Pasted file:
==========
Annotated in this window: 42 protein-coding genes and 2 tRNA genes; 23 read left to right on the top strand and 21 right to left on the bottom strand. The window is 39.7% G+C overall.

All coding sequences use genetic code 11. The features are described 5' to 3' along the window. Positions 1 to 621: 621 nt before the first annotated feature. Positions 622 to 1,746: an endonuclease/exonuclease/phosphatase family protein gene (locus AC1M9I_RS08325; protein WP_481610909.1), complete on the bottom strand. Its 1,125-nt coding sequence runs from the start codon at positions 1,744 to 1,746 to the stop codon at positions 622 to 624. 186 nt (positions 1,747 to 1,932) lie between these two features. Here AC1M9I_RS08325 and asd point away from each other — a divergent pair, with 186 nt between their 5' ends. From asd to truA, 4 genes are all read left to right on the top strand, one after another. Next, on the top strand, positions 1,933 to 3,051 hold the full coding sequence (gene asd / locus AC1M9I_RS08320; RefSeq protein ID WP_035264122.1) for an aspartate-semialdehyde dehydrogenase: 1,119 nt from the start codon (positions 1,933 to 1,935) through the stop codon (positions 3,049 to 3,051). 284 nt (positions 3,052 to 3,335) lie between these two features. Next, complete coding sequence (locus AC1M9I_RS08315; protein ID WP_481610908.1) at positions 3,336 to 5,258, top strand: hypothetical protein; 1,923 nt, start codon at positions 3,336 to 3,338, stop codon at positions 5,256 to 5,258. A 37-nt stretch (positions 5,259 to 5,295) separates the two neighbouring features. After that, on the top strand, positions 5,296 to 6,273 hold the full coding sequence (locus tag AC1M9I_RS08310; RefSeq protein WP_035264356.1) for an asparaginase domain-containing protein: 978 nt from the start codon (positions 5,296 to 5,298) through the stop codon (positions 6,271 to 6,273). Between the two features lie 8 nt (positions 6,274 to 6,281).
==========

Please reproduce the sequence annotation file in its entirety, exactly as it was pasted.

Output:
Annotated in this window: 42 protein-coding genes and 2 tRNA genes; 23 read left to right on the top strand and 21 right to left on the bottom strand. The window is 39.7% G+C overall.

All coding sequences use genetic code 11. The features are described 5' to 3' along the window. Positions 1 to 621: 621 nt before the first annotated feature. Positions 622 to 1,746: an endonuclease/exonuclease/phosphatase family protein gene (locus AC1M9I_RS08325; protein WP_481610909.1), complete on the bottom strand. Its 1,125-nt coding sequence runs from the start codon at positions 1,744 to 1,746 to the stop codon at positions 622 to 624. 186 nt (positions 1,747 to 1,932) lie between these two features. Here AC1M9I_RS08325 and asd point away from each other — a divergent pair, with 186 nt between their 5' ends. From asd to truA, 4 genes are all read left to right on the top strand, one after another. Next, on the top strand, positions 1,933 to 3,051 hold the full coding sequence (gene asd / locus AC1M9I_RS08320; RefSeq protein ID WP_035264122.1) for an aspartate-semialdehyde dehydrogenase: 1,119 nt from the start codon (positions 1,933 to 1,935) through the stop codon (positions 3,049 to 3,051). 284 nt (positions 3,052 to 3,335) lie between these two features. Next, complete coding sequence (locus AC1M9I_RS08315; protein ID WP_481610908.1) at positions 3,336 to 5,258, top strand: hypothetical protein; 1,923 nt, start codon at positions 3,336 to 3,338, stop codon at positions 5,256 to 5,258. A 37-nt stretch (positions 5,259 to 5,295) separates the two neighbouring features. After that, on the top strand, positions 5,296 to 6,273 hold the full coding sequence (locus tag AC1M9I_RS08310; RefSeq protein WP_035264356.1) for an asparaginase domain-containing protein: 978 nt from the start codon (positions 5,296 to 5,298) through the stop codon (positions 6,271 to 6,273). Between the two features lie 8 nt (positions 6,274 to 6,281).